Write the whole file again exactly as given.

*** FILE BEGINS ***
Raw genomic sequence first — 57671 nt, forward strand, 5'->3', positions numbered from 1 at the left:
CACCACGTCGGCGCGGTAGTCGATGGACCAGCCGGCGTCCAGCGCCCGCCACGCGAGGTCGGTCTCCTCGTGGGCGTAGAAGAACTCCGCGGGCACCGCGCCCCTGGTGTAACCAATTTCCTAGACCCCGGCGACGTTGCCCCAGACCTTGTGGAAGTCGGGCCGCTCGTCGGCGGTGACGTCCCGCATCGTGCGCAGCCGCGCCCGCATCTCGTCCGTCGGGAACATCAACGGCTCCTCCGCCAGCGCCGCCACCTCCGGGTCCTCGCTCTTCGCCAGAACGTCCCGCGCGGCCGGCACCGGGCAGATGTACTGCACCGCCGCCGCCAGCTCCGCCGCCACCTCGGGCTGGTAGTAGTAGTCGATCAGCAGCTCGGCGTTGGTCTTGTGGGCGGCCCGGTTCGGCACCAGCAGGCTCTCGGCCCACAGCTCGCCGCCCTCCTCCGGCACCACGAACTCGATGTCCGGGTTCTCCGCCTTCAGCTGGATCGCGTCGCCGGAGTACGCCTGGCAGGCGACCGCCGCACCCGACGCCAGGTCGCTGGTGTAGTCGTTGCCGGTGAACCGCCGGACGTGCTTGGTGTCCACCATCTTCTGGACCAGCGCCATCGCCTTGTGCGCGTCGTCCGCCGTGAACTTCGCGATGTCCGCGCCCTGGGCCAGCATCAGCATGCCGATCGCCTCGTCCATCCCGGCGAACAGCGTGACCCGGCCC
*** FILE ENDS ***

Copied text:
Raw genomic sequence first — 57671 nt, forward strand, 5'->3', positions numbered from 1 at the left:
CACCACGTCGGCGCGGTAGTCGATGGACCAGCCGGCGTCCAGCGCCCGCCACGCGAGGTCGGTCTCCTCGTGGGCGTAGAAGAACTCCGCGGGCACCGCGCCCCTGGTGTAACCAATTTCCTAGACCCCGGCGACGTTGCCCCAGACCTTGTGGAAGTCGGGCCGCTCGTCGGCGGTGACGTCCCGCATCGTGCGCAGCCGCGCCCGCATCTCGTCCGTCGGGAACATCAACGGCTCCTCCGCCAGCGCCGCCACCTCCGGGTCCTCGCTCTTCGCCAGAACGTCCCGCGCGGCCGGCACCGGGCAGATGTACTGCACCGCCGCCGCCAGCTCCGCCGCCACCTCGGGCTGGTAGTAGTAGTCGATCAGCAGCTCGGCGTTGGTCTTGTGGGCGGCCCGGTTCGGCACCAGCAGGCTCTCGGCCCACAGCTCGCCGCCCTCCTCCGGCACCACGAACTCGATGTCCGGGTTCTCCGCCTTCAGCTGGATCGCGTCGCCGGAGTACGCCTGGCAGGCGACCGCCGCACCCGACGCCAGGTCGCTGGTGTAGTCGTTGCCGGTGAACCGCCGGACGTGCTTGGTGTCCACCATCTTCTGGACCAGCGCCATCGCCTTGTGCGCGTCGTCCGCCGTGAACTTCGCGATGTCCGCGCCCTGGGCCAGCATCAGCATGCCGATCGCCTCGTCCATCCCGGCGAACAGCGTGACCCGGCCC